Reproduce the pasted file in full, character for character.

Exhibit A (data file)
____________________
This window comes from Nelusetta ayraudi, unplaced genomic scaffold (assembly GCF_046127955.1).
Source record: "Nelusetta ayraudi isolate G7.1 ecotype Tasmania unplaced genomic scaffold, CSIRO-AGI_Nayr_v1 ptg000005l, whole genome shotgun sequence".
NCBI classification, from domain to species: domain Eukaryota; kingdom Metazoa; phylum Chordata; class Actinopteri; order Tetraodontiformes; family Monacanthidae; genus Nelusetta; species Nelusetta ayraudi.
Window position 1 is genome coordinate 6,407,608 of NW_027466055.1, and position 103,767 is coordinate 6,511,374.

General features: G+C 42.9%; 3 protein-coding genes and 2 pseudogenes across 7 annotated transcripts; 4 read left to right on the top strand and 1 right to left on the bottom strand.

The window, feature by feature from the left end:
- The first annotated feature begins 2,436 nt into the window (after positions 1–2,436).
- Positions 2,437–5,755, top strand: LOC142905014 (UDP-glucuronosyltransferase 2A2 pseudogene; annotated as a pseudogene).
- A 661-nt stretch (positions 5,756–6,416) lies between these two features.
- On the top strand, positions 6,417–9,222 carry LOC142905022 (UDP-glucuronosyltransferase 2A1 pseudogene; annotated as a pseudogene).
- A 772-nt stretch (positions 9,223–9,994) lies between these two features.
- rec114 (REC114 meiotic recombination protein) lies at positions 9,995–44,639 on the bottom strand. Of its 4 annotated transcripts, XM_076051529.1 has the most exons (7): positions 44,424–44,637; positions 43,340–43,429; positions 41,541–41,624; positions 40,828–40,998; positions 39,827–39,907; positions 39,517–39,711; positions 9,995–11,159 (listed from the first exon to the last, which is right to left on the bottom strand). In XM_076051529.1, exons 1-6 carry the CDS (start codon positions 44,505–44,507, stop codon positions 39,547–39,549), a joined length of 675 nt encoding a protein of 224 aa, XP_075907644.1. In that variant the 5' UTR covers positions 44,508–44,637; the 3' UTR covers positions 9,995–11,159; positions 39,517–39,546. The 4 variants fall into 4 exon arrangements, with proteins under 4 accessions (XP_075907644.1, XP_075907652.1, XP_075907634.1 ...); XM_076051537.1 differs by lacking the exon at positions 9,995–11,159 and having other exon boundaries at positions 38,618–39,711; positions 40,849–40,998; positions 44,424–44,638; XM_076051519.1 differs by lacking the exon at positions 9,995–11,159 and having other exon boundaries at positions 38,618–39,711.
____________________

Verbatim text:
This window comes from Nelusetta ayraudi, unplaced genomic scaffold (assembly GCF_046127955.1).
Source record: "Nelusetta ayraudi isolate G7.1 ecotype Tasmania unplaced genomic scaffold, CSIRO-AGI_Nayr_v1 ptg000005l, whole genome shotgun sequence".
NCBI classification, from domain to species: domain Eukaryota; kingdom Metazoa; phylum Chordata; class Actinopteri; order Tetraodontiformes; family Monacanthidae; genus Nelusetta; species Nelusetta ayraudi.
Window position 1 is genome coordinate 6,407,608 of NW_027466055.1, and position 103,767 is coordinate 6,511,374.

General features: G+C 42.9%; 3 protein-coding genes and 2 pseudogenes across 7 annotated transcripts; 4 read left to right on the top strand and 1 right to left on the bottom strand.

The window, feature by feature from the left end:
- The first annotated feature begins 2,436 nt into the window (after positions 1–2,436).
- Positions 2,437–5,755, top strand: LOC142905014 (UDP-glucuronosyltransferase 2A2 pseudogene; annotated as a pseudogene).
- A 661-nt stretch (positions 5,756–6,416) lies between these two features.
- On the top strand, positions 6,417–9,222 carry LOC142905022 (UDP-glucuronosyltransferase 2A1 pseudogene; annotated as a pseudogene).
- A 772-nt stretch (positions 9,223–9,994) lies between these two features.
- rec114 (REC114 meiotic recombination protein) lies at positions 9,995–44,639 on the bottom strand. Of its 4 annotated transcripts, XM_076051529.1 has the most exons (7): positions 44,424–44,637; positions 43,340–43,429; positions 41,541–41,624; positions 40,828–40,998; positions 39,827–39,907; positions 39,517–39,711; positions 9,995–11,159 (listed from the first exon to the last, which is right to left on the bottom strand). In XM_076051529.1, exons 1-6 carry the CDS (start codon positions 44,505–44,507, stop codon positions 39,547–39,549), a joined length of 675 nt encoding a protein of 224 aa, XP_075907644.1. In that variant the 5' UTR covers positions 44,508–44,637; the 3' UTR covers positions 9,995–11,159; positions 39,517–39,546. The 4 variants fall into 4 exon arrangements, with proteins under 4 accessions (XP_075907644.1, XP_075907652.1, XP_075907634.1 ...); XM_076051537.1 differs by lacking the exon at positions 9,995–11,159 and having other exon boundaries at positions 38,618–39,711; positions 40,849–40,998; positions 44,424–44,638; XM_076051519.1 differs by lacking the exon at positions 9,995–11,159 and having other exon boundaries at positions 38,618–39,711.